Shanghai and China in general were just coming out of the doldrums then; there was a lack of foreign investment. Zhu asked me to chair IBLAC and to help get it started, which I did. I served as chairman of that group for a couple of terms. I am still a part of that board, and it will be celebrating its 30th anniversary along with our 100th anniversary.

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We have a good relationship with China, and we’re candid as you can tell from the op-ed I published in the Wall Street Journal. I’m told that my op-ed was received quite well in China, by both Chinese companies and foreign companies doing business there.

On August 29, Mr. Greenberg published an opinion piece in the WSJ reminding Chinese leaders of the productive history of U.S.-Sino relations and suggesting that Chinese leaders take pragmatic steps to ease trade tensions with the U.S.

R&I: What’s your outlook on current trade relations between the U.S. and China?

Hank Greenberg: As to the current environment, when you are in negotiations, every leader negotiates differently.

President Trump is negotiating based on his well-known approach. What’s different now is that President Xi (Jinping, General Secretary of the Communist Party of China) made himself the emperor. All the past presidents in China before the revolution had two terms. He’s there for life, which makes things much more difficult.

R&I: Sure does. You’ve got a one- or two-term president talking to somebody who can wait it out. It’s definitely unique.

Hank Greenberg: So, clearly a lot of change is going on in China. Some of it is good. But as I said in the op-ed, China needs to be treated like the second largest economy in the world, which it is. And it will be the number one economy in the world in not too many years. That means that you can’t use the same terms of trade that you did 25 or 30 years ago.

They want to have access to our market and other markets. Fine, but you have to have reciprocity, and they have not been very good at that.

R&I: What stands in the way of that happening?

Hank Greenberg: I think there are several substantial challenges. One, their structure makes it very difficult. They have a senior official, a regulator, who runs a division within the government for insurance. He keeps that job as long as he does what leadership wants him to do. He may not be sure what they want him to do.

For example, the president made a speech many months ago saying they are going to open up banking, insurance and a couple of additional sectors to foreign investment; nothing happened.

The reason was that the head of that division got changed. A new administrator came in who was not sure what the president wanted so he did nothing. Time went on and the international community said, “Wait a minute, you promised that you were going to do that and you didn’t do that.”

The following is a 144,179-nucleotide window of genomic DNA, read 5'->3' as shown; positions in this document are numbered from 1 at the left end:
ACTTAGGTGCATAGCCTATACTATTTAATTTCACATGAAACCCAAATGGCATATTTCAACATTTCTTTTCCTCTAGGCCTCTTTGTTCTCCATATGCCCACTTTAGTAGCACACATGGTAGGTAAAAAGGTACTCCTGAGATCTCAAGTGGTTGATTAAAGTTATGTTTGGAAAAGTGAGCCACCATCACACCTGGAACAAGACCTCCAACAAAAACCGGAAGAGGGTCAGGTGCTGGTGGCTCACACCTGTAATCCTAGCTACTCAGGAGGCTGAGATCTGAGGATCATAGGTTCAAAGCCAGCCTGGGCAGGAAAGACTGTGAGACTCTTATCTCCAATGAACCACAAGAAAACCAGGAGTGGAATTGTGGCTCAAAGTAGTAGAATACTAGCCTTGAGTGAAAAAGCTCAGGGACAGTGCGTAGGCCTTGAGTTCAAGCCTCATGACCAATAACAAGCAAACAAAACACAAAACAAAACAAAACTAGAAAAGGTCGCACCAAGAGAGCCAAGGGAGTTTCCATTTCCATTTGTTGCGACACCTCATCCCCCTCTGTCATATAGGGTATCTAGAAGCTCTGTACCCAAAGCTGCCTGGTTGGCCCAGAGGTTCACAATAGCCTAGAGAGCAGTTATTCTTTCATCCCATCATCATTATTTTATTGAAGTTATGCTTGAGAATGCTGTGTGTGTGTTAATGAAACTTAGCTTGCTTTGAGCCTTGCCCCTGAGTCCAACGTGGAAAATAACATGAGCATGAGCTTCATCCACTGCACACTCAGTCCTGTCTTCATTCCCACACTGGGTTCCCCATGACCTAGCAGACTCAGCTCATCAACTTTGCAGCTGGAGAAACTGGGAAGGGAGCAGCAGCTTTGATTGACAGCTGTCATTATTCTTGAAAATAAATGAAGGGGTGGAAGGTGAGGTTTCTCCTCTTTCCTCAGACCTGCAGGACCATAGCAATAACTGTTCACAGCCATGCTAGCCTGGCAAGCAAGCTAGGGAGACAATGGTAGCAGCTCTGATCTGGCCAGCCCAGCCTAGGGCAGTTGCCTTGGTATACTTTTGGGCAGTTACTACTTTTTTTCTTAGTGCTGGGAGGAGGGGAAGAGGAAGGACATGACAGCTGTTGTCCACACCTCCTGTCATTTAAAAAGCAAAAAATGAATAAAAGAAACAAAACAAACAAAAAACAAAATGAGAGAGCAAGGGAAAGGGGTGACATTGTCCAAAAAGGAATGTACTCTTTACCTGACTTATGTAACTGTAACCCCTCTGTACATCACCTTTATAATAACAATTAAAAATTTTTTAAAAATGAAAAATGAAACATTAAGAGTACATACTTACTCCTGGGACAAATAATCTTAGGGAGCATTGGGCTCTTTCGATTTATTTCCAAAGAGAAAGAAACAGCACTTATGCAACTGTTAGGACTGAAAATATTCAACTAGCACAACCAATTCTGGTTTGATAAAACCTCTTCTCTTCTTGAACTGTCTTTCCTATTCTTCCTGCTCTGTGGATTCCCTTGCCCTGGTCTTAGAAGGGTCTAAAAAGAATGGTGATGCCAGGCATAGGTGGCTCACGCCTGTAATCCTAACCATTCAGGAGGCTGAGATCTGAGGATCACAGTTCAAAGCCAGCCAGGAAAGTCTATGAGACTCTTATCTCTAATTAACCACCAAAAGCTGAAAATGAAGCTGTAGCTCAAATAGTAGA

So the structure is such that it is very difficult. China can’t react as fast as it should. That will change, but it is going to take time.

R&I: That’s interesting, because during the financial crisis in 2008 there was talk that China, given their more centralized authority, could react more quickly, not less quickly.

Hank Greenberg: It turns out that it is harder to change, because they have one leader. My guess is that we’ll work it out sooner or later. Trump and Xi have to meet. That will result in some agreement that will get to them and they will have to finish the rest of the negotiations. I believe that will happen.

R&I: Obviously, you have a very unique perspective and experience in China. For American companies coming to China, what are some of the current challenges?

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Hank Greenberg: Well, they very much want to do business in China. That’s due to the sheer size of the country, at 1.4 billion people. It’s a very big market and not just for insurance companies. It’s a whole range of companies that would like to have access to China as easily as Chinese companies have access to the United States. As I said previously, that has to be resolved.

It’s not going to be easy, because China has a history of not being treated well by other countries. The U.S. has been pretty good in that way. We haven’t taken advantage of China.

R&I: Your op-ed was very enlightening on that topic.

Hank Greenberg: President Xi wants to rebuild the “middle kingdom,” to what China was, a great country. Part of that was his takeover of the South China Sea rock islands during the Obama Administration; we did nothing. It’s a little late now to try and do something. They promised they would never militarize those islands. Then they did. That’s a real problem in Southern Asia. The other countries in that region are not happy about that.

R&I: One thing that has differentiated your company is that it is not a public company, and it is not a mutual company. We think you’re the only large insurance company with that structure at that scale. What advantages does that give you?

Hank Greenberg: Two things. First of all, we’re more than an insurance company. We have the traditional investment unit with the insurance company. Then we have a separate investment unit that we started, which is very successful. So we have a source of income that is diverse. We don’t have to underwrite business that is going to lose a lot of money. Not knowingly anyway.